Vrabel Says Titans Actually Had Defensive Coordinator All Along

Head coach claims outside linebackers coach Shane Bowen did the job without the title.
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The Tennessee Titans had a defensive coordinator, after all. They just did not have anyone with that title.

That was the assertion of head coach Mike Vrabel on Monday, a day after the Titans’ season ended with a 20-13 loss to the Baltimore Ravens in an AFC Wild Card contest at Nissan Stadium.

Vrabel identified outside linebackers coach Shane Bowen as the leader of that unit in a way he never had done over the past year.

“I think that this thing kind of took a life of its own,” Vrabel said. “But Shane led the meetings. Shane led the walk-throughs. Shane called the defense. And I think we get caught up too much in titles, and – I guess – I apologize because I clearly didn’t think it would take on a life of its own.”

It sounds so simple now, but Vrabel never even attempted to provide any clarity about the situation throughout the season or the months that led into it. He talked in vague terms about a collaborative effort and indicated that he was more involved on that side of the ball than he had been in previous years.

Any confusion that existed, therefore, is on him, and it is fair to wonder whether that uncertainty found its way into the locker room and meeting rooms as well.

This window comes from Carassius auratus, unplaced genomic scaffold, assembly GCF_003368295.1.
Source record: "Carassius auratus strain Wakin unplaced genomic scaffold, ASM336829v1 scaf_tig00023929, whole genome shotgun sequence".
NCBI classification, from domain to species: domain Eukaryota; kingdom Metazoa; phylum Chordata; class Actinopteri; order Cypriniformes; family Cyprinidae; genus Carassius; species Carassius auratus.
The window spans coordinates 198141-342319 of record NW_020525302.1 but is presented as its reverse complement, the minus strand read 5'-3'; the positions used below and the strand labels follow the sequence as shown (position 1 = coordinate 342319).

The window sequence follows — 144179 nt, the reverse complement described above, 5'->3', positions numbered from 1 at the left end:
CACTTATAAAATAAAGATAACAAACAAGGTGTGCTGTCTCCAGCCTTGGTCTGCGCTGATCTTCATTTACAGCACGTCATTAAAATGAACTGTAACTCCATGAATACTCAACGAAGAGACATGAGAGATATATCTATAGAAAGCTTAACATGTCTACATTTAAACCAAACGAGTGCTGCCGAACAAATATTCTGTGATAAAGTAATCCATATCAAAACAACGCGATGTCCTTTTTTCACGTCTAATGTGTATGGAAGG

“(Bowen) was obviously the play-caller,” safety Kevin Byard said. “He ran all the meetings and ran the walk-throughs. Just because he didn’t have a title, technically he was the D coordinator. … I’m not sure about meetings with coaches and staff meetings and stuff like that, but as far as what we (saw), he was pretty much the defensive coordinator this year.”

Following the retirement of coordinator Dean Pees last January, Tennessee’s defense was historically bad during the 2020 season. That unit allowed 439 points, an average of 27.4 per game and 108 points more than it allowed in 2019. It was also more than opponents scored in 2014 (438) and 2015 (423), when the Titans tied for the NFL’s worst record in consecutive seasons.

On third down, Tennessee allowed opponents to convert 51.9 percent of the time (111 of 214). That makes it the only NFL defense during the Titans era (1999-present) to be worse than 50 percent for an entire season.

Vrabel never named a defensive coordinator and indicated that he planned to be more involved on that side of the ball than he had been when Pees, a long-time NFL coordinator, was part of the staff.

Bowen, 34, has never been a coordinator at any level and only has been a full-time assistant since 2013, when he was linebackers coach at Kennesaw State. He jumped to the NFL in 2016 as a defensive assistant with the Houston Texans and followed Vrabel to Tennessee in 2018, when he was hired as outside linebackers coach.

In three years with the Titans, his title has not changed. His responsibilities have.

“We’ll coach better, and we’ll play better,” Vrabel said. “But those are things that we have to do in all three phases. There were times that it looked like we put all three phases together and played really well. And then there were stints where we didn’t do that.

“We’re going to evaluate the roster and the coaching staff and the plays that we run and the scheme that we have and everything across the board because we ultimately didn’t win a championship.”